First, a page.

I told a close friend that sometimes I spend the day comforting people and then telling them to lick the electrical socket, and then comforting them, and then inviting them to lick the outlet again. There is a distinct madness to therapy.
I want to describe therapy as having two polarities: Seeking comfort, and discovering pain. People come into therapy because they are in pain or because the things they use to soothe pain stop working and/or create even more pain. So, the therapist is often in a position to give comfort and to nurture the patient through the pain (via grounded/informed/genuine empathy). But then we direct the patient to relentlessly uncover repressed or hidden pain so that it can be worked-through. Entire sessions can be built on the comfort of the conversation and the relationship to the therapist, while other sessions can be a horrible threshing into pain and frustration and injury to the psyche that were previously unknown to you. Usually both are happening at the same time.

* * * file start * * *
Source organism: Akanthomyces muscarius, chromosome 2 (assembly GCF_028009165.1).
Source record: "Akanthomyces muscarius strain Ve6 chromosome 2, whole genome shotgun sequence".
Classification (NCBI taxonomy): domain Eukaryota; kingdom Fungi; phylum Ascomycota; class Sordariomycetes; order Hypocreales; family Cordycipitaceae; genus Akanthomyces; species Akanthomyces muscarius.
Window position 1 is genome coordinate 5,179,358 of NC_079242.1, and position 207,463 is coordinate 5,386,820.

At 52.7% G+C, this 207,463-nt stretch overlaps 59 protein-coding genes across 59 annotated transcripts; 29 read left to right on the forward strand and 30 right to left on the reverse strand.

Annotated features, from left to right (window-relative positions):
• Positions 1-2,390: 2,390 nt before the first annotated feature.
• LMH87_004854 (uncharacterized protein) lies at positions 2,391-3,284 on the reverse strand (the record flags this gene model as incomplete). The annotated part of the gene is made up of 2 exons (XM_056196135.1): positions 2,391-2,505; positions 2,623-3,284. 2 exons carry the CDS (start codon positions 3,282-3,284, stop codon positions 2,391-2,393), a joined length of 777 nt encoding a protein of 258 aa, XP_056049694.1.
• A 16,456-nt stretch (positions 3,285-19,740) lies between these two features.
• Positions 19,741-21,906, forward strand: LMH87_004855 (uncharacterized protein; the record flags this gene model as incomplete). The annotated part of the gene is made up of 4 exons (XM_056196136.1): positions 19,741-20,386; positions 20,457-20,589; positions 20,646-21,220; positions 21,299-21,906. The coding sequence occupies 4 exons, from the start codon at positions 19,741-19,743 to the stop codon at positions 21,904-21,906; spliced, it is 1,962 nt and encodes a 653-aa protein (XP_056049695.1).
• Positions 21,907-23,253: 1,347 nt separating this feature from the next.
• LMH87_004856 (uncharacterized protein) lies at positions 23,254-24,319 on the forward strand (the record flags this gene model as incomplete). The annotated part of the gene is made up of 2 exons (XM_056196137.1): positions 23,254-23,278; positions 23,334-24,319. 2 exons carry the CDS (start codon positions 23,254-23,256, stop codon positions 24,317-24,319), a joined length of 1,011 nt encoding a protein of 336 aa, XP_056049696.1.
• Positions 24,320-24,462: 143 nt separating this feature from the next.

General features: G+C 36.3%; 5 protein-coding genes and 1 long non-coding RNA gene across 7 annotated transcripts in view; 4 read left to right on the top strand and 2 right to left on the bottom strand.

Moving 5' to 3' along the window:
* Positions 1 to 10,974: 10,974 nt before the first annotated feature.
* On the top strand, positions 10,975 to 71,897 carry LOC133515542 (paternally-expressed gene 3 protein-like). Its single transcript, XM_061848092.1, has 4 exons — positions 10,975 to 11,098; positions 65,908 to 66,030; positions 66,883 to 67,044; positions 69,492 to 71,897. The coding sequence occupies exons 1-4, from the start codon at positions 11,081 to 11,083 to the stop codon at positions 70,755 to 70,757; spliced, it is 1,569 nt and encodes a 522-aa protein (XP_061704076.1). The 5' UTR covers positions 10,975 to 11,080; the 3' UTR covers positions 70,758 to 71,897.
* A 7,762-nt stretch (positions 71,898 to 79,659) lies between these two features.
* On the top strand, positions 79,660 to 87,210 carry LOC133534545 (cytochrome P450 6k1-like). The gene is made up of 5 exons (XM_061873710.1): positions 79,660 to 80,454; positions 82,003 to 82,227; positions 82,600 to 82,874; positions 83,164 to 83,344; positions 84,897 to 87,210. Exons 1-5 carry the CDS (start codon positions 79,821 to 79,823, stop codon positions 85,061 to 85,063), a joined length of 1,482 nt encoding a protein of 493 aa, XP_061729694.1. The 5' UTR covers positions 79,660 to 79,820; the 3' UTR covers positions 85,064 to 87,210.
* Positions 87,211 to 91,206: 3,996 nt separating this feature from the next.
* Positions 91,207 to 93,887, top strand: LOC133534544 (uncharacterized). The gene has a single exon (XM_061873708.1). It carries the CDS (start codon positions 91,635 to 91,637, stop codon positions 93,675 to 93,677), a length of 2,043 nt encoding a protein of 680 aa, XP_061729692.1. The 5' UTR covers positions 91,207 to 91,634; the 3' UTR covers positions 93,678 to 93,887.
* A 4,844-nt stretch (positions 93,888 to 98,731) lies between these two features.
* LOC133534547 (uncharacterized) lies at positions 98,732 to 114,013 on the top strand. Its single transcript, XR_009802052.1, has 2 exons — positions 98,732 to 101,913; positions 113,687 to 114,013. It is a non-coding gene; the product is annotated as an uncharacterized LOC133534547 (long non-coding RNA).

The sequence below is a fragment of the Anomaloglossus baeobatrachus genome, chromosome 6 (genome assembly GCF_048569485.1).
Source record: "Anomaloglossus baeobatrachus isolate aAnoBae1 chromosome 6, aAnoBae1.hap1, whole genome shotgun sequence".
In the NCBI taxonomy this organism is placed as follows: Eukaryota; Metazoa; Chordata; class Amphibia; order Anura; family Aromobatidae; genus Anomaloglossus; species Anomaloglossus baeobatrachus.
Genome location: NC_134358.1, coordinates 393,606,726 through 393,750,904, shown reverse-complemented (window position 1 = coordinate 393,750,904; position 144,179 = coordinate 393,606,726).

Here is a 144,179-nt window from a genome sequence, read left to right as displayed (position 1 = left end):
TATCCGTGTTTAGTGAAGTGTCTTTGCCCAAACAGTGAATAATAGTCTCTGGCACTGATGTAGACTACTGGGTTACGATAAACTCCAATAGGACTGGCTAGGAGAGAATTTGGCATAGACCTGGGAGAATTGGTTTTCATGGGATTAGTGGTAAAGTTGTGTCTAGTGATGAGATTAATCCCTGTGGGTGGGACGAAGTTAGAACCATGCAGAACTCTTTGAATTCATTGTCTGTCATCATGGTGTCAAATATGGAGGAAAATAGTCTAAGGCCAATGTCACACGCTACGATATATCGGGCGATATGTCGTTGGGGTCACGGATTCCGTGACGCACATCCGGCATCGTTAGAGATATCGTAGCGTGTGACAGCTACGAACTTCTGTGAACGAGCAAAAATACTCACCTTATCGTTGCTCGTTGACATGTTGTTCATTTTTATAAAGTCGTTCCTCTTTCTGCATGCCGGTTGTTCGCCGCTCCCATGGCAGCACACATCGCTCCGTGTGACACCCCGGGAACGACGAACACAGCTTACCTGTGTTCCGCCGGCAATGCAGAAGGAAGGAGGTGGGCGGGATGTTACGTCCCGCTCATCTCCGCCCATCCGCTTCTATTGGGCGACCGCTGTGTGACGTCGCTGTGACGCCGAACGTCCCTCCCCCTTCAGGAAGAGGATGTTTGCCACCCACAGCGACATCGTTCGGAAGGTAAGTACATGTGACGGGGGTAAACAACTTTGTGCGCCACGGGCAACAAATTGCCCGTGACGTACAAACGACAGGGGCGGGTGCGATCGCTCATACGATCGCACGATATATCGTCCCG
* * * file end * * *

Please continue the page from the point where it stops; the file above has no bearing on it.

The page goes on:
Therapy is a confusing process. To seek comfort and awaken to pain all at the same time is no small undertaking. The therapist’s instincts, style, and own ability to tolerate and make sense of psychological and emotional pain comes into play (this is where theory helps). The role of the therapist involves nurturing in a grounded, real and appropriate way, while uncovering repressed pain. That is the tightrope. That’s the dance.